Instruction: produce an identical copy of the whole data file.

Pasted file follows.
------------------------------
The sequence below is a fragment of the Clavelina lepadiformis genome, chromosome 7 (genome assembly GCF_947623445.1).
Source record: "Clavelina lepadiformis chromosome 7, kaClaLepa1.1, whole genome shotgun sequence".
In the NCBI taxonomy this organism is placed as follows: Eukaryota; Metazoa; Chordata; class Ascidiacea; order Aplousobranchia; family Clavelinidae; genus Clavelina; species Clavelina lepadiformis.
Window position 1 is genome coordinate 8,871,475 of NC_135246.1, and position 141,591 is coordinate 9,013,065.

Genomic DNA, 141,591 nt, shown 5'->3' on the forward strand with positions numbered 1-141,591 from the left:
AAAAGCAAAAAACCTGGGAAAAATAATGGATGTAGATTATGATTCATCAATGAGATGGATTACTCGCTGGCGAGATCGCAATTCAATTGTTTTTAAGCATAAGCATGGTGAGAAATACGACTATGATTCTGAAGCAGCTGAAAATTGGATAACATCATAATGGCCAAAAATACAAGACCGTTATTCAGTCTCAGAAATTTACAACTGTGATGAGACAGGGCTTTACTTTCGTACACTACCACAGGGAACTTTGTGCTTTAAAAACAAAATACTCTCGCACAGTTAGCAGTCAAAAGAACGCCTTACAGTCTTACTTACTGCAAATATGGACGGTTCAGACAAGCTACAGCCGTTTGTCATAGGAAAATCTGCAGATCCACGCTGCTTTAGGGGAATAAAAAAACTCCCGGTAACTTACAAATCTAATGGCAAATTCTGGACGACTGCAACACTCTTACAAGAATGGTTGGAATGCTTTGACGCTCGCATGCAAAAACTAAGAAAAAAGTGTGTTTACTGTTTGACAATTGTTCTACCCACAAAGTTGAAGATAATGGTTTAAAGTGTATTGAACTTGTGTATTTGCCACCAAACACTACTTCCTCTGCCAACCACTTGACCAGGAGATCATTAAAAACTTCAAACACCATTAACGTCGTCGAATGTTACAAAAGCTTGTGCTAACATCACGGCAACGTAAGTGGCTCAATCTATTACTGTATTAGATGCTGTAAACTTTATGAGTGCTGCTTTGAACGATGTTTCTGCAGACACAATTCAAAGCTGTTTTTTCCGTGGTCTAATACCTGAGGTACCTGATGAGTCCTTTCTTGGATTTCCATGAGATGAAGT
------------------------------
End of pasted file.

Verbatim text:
The sequence below is a fragment of the Clavelina lepadiformis genome, chromosome 7 (genome assembly GCF_947623445.1).
Source record: "Clavelina lepadiformis chromosome 7, kaClaLepa1.1, whole genome shotgun sequence".
In the NCBI taxonomy this organism is placed as follows: Eukaryota; Metazoa; Chordata; class Ascidiacea; order Aplousobranchia; family Clavelinidae; genus Clavelina; species Clavelina lepadiformis.
Window position 1 is genome coordinate 8,871,475 of NC_135246.1, and position 141,591 is coordinate 9,013,065.

Genomic DNA, 141,591 nt, shown 5'->3' on the forward strand with positions numbered 1-141,591 from the left:
AAAAGCAAAAAACCTGGGAAAAATAATGGATGTAGATTATGATTCATCAATGAGATGGATTACTCGCTGGCGAGATCGCAATTCAATTGTTTTTAAGCATAAGCATGGTGAGAAATACGACTATGATTCTGAAGCAGCTGAAAATTGGATAACATCATAATGGCCAAAAATACAAGACCGTTATTCAGTCTCAGAAATTTACAACTGTGATGAGACAGGGCTTTACTTTCGTACACTACCACAGGGAACTTTGTGCTTTAAAAACAAAATACTCTCGCACAGTTAGCAGTCAAAAGAACGCCTTACAGTCTTACTTACTGCAAATATGGACGGTTCAGACAAGCTACAGCCGTTTGTCATAGGAAAATCTGCAGATCCACGCTGCTTTAGGGGAATAAAAAAACTCCCGGTAACTTACAAATCTAATGGCAAATTCTGGACGACTGCAACACTCTTACAAGAATGGTTGGAATGCTTTGACGCTCGCATGCAAAAACTAAGAAAAAAGTGTGTTTACTGTTTGACAATTGTTCTACCCACAAAGTTGAAGATAATGGTTTAAAGTGTATTGAACTTGTGTATTTGCCACCAAACACTACTTCCTCTGCCAACCACTTGACCAGGAGATCATTAAAAACTTCAAACACCATTAACGTCGTCGAATGTTACAAAAGCTTGTGCTAACATCACGGCAACGTAAGTGGCTCAATCTATTACTGTATTAGATGCTGTAAACTTTATGAGTGCTGCTTTGAACGATGTTTCTGCAGACACAATTCAAAGCTGTTTTTTCCGTGGTCTAATACCTGAGGTACCTGATGAGTCCTTTCTTGGATTTCCATGAGATGAAGT